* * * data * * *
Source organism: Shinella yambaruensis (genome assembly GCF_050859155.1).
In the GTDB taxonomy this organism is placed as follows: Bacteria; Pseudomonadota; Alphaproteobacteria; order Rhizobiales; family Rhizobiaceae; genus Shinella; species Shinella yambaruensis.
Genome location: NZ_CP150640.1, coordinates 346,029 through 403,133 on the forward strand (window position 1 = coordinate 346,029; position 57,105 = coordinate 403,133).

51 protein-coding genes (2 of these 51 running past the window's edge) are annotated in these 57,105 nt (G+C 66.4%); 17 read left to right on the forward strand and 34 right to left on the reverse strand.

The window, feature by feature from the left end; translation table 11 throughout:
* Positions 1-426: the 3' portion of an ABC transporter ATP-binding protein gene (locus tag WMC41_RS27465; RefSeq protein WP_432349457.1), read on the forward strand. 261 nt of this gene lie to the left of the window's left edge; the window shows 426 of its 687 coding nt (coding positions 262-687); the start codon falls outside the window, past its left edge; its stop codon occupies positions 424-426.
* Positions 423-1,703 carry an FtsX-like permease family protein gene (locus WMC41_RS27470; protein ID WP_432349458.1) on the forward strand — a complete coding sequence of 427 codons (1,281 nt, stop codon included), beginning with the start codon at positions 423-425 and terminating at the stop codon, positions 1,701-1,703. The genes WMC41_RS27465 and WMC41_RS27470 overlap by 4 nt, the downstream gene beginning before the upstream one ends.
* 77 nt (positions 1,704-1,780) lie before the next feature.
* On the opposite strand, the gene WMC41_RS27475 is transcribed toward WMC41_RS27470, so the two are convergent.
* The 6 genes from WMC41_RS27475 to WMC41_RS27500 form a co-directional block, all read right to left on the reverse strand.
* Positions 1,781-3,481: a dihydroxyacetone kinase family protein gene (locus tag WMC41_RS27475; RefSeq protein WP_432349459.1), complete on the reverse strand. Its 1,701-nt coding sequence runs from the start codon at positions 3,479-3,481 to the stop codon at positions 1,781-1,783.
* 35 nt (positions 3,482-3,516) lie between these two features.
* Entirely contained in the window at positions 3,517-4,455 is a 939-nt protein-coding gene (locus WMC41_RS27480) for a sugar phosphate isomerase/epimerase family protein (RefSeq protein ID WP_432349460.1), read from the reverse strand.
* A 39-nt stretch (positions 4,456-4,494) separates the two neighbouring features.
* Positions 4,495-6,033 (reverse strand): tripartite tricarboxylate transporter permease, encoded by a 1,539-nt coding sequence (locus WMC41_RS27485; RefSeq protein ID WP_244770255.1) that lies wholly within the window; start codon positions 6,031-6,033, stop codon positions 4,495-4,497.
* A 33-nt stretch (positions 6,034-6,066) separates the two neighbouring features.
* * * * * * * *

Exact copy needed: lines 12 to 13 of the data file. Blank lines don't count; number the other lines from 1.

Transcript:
* 35 nt (positions 3,482-3,516) lie between these two features.
* Entirely contained in the window at positions 3,517-4,455 is a 939-nt protein-coding gene (locus WMC41_RS27480) for a sugar phosphate isomerase/epimerase family protein (RefSeq protein ID WP_432349460.1), read from the reverse strand.